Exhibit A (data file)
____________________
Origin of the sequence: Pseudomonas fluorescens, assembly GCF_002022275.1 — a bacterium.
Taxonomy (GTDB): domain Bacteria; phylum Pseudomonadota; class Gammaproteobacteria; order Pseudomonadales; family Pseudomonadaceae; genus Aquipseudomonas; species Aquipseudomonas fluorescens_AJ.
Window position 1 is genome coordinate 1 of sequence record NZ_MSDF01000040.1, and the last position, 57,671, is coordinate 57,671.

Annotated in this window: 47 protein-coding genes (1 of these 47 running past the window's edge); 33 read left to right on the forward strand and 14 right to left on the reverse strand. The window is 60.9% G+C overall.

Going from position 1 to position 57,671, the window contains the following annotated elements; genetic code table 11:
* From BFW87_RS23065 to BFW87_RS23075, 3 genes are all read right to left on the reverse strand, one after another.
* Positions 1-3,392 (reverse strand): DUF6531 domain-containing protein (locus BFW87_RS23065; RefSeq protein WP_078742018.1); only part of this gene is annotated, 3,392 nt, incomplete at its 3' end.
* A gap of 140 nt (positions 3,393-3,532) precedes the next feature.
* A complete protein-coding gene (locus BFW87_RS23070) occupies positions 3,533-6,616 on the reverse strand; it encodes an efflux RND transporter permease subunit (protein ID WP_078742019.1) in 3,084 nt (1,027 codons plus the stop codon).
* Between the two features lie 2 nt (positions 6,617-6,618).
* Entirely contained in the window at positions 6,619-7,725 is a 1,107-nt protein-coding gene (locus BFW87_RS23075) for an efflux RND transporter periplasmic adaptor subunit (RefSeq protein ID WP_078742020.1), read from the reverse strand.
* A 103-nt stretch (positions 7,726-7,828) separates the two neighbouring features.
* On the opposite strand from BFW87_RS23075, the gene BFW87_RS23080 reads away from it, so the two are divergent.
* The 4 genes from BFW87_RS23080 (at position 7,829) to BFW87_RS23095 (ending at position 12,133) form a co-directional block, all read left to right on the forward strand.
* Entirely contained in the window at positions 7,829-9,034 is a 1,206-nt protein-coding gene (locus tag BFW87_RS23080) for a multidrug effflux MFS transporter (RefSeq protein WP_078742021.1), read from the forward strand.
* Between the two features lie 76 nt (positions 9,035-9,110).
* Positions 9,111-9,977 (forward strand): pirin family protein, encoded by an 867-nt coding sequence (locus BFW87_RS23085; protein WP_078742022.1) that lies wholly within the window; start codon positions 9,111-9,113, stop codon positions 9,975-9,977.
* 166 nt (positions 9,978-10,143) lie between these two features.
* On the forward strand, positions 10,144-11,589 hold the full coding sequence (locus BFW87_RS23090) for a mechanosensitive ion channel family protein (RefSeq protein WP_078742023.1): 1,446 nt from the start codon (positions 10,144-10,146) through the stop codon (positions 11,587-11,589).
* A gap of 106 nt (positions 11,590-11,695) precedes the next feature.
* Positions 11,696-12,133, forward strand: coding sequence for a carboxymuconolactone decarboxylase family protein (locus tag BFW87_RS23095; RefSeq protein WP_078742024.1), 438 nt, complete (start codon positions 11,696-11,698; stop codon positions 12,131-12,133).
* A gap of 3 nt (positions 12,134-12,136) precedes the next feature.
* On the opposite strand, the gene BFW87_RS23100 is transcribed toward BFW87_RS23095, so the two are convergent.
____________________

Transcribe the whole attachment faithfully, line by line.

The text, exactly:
Origin of the sequence: Pseudomonas fluorescens, assembly GCF_002022275.1 — a bacterium.
Taxonomy (GTDB): domain Bacteria; phylum Pseudomonadota; class Gammaproteobacteria; order Pseudomonadales; family Pseudomonadaceae; genus Aquipseudomonas; species Aquipseudomonas fluorescens_AJ.
Window position 1 is genome coordinate 1 of sequence record NZ_MSDF01000040.1, and the last position, 57,671, is coordinate 57,671.

Annotated in this window: 47 protein-coding genes (1 of these 47 running past the window's edge); 33 read left to right on the forward strand and 14 right to left on the reverse strand. The window is 60.9% G+C overall.

Going from position 1 to position 57,671, the window contains the following annotated elements; genetic code table 11:
* From BFW87_RS23065 to BFW87_RS23075, 3 genes are all read right to left on the reverse strand, one after another.
* Positions 1-3,392 (reverse strand): DUF6531 domain-containing protein (locus BFW87_RS23065; RefSeq protein WP_078742018.1); only part of this gene is annotated, 3,392 nt, incomplete at its 3' end.
* A gap of 140 nt (positions 3,393-3,532) precedes the next feature.
* A complete protein-coding gene (locus BFW87_RS23070) occupies positions 3,533-6,616 on the reverse strand; it encodes an efflux RND transporter permease subunit (protein ID WP_078742019.1) in 3,084 nt (1,027 codons plus the stop codon).
* Between the two features lie 2 nt (positions 6,617-6,618).
* Entirely contained in the window at positions 6,619-7,725 is a 1,107-nt protein-coding gene (locus BFW87_RS23075) for an efflux RND transporter periplasmic adaptor subunit (RefSeq protein ID WP_078742020.1), read from the reverse strand.
* A 103-nt stretch (positions 7,726-7,828) separates the two neighbouring features.
* On the opposite strand from BFW87_RS23075, the gene BFW87_RS23080 reads away from it, so the two are divergent.
* The 4 genes from BFW87_RS23080 (at position 7,829) to BFW87_RS23095 (ending at position 12,133) form a co-directional block, all read left to right on the forward strand.
* Entirely contained in the window at positions 7,829-9,034 is a 1,206-nt protein-coding gene (locus tag BFW87_RS23080) for a multidrug effflux MFS transporter (RefSeq protein WP_078742021.1), read from the forward strand.
* Between the two features lie 76 nt (positions 9,035-9,110).
* Positions 9,111-9,977 (forward strand): pirin family protein, encoded by an 867-nt coding sequence (locus BFW87_RS23085; protein WP_078742022.1) that lies wholly within the window; start codon positions 9,111-9,113, stop codon positions 9,975-9,977.
* 166 nt (positions 9,978-10,143) lie between these two features.
* On the forward strand, positions 10,144-11,589 hold the full coding sequence (locus BFW87_RS23090) for a mechanosensitive ion channel family protein (RefSeq protein WP_078742023.1): 1,446 nt from the start codon (positions 10,144-10,146) through the stop codon (positions 11,587-11,589).
* A gap of 106 nt (positions 11,590-11,695) precedes the next feature.
* Positions 11,696-12,133, forward strand: coding sequence for a carboxymuconolactone decarboxylase family protein (locus tag BFW87_RS23095; RefSeq protein WP_078742024.1), 438 nt, complete (start codon positions 11,696-11,698; stop codon positions 12,131-12,133).
* A gap of 3 nt (positions 12,134-12,136) precedes the next feature.
* On the opposite strand, the gene BFW87_RS23100 is transcribed toward BFW87_RS23095, so the two are convergent.